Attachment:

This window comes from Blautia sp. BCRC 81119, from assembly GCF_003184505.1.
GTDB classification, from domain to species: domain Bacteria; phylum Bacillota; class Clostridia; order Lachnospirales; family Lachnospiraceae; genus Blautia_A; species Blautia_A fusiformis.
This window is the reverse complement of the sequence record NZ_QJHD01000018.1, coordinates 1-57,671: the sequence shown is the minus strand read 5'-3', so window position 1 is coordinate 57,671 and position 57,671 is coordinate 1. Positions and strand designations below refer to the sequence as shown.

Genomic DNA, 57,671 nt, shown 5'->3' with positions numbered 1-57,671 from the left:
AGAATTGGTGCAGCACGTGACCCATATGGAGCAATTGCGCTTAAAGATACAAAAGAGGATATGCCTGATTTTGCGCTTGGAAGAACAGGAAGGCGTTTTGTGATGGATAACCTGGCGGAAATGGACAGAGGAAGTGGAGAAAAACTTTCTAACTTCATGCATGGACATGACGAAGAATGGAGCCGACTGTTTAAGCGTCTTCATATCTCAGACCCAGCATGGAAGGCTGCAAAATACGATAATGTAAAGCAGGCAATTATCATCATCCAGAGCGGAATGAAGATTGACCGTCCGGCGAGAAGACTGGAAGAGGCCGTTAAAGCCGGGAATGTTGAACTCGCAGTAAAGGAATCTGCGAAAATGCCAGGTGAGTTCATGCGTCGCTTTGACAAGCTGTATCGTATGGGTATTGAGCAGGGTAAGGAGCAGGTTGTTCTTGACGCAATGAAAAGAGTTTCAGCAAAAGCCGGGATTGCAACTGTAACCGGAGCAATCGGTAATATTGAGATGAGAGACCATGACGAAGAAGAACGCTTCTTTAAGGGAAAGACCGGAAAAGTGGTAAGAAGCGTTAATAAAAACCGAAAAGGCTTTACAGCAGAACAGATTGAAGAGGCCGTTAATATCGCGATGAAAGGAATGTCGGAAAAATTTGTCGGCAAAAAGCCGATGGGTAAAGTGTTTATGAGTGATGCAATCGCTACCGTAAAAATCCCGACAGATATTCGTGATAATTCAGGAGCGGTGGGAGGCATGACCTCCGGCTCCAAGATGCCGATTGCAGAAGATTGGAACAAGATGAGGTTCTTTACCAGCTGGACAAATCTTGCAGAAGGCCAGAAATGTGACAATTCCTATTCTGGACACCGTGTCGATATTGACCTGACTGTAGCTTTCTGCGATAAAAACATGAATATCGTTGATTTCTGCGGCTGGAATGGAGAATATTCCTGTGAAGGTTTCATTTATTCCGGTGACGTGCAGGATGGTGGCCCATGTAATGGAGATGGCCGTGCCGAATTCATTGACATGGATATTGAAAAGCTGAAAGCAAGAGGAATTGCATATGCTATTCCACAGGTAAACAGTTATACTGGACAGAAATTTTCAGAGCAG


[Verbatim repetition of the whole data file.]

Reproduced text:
This window comes from Blautia sp. BCRC 81119, from assembly GCF_003184505.1.
GTDB classification, from domain to species: domain Bacteria; phylum Bacillota; class Clostridia; order Lachnospirales; family Lachnospiraceae; genus Blautia_A; species Blautia_A fusiformis.
This window is the reverse complement of the sequence record NZ_QJHD01000018.1, coordinates 1-57,671: the sequence shown is the minus strand read 5'-3', so window position 1 is coordinate 57,671 and position 57,671 is coordinate 1. Positions and strand designations below refer to the sequence as shown.

Genomic DNA, 57,671 nt, shown 5'->3' with positions numbered 1-57,671 from the left:
AGAATTGGTGCAGCACGTGACCCATATGGAGCAATTGCGCTTAAAGATACAAAAGAGGATATGCCTGATTTTGCGCTTGGAAGAACAGGAAGGCGTTTTGTGATGGATAACCTGGCGGAAATGGACAGAGGAAGTGGAGAAAAACTTTCTAACTTCATGCATGGACATGACGAAGAATGGAGCCGACTGTTTAAGCGTCTTCATATCTCAGACCCAGCATGGAAGGCTGCAAAATACGATAATGTAAAGCAGGCAATTATCATCATCCAGAGCGGAATGAAGATTGACCGTCCGGCGAGAAGACTGGAAGAGGCCGTTAAAGCCGGGAATGTTGAACTCGCAGTAAAGGAATCTGCGAAAATGCCAGGTGAGTTCATGCGTCGCTTTGACAAGCTGTATCGTATGGGTATTGAGCAGGGTAAGGAGCAGGTTGTTCTTGACGCAATGAAAAGAGTTTCAGCAAAAGCCGGGATTGCAACTGTAACCGGAGCAATCGGTAATATTGAGATGAGAGACCATGACGAAGAAGAACGCTTCTTTAAGGGAAAGACCGGAAAAGTGGTAAGAAGCGTTAATAAAAACCGAAAAGGCTTTACAGCAGAACAGATTGAAGAGGCCGTTAATATCGCGATGAAAGGAATGTCGGAAAAATTTGTCGGCAAAAAGCCGATGGGTAAAGTGTTTATGAGTGATGCAATCGCTACCGTAAAAATCCCGACAGATATTCGTGATAATTCAGGAGCGGTGGGAGGCATGACCTCCGGCTCCAAGATGCCGATTGCAGAAGATTGGAACAAGATGAGGTTCTTTACCAGCTGGACAAATCTTGCAGAAGGCCAGAAATGTGACAATTCCTATTCTGGACACCGTGTCGATATTGACCTGACTGTAGCTTTCTGCGATAAAAACATGAATATCGTTGATTTCTGCGGCTGGAATGGAGAATATTCCTGTGAAGGTTTCATTTATTCCGGTGACGTGCAGGATGGTGGCCCATGTAATGGAGATGGCCGTGCCGAATTCATTGACATGGATATTGAAAAGCTGAAAGCAAGAGGAATTGCATATGCTATTCCACAGGTAAACAGTTATACTGGACAGAAATTTTCAGAGCAG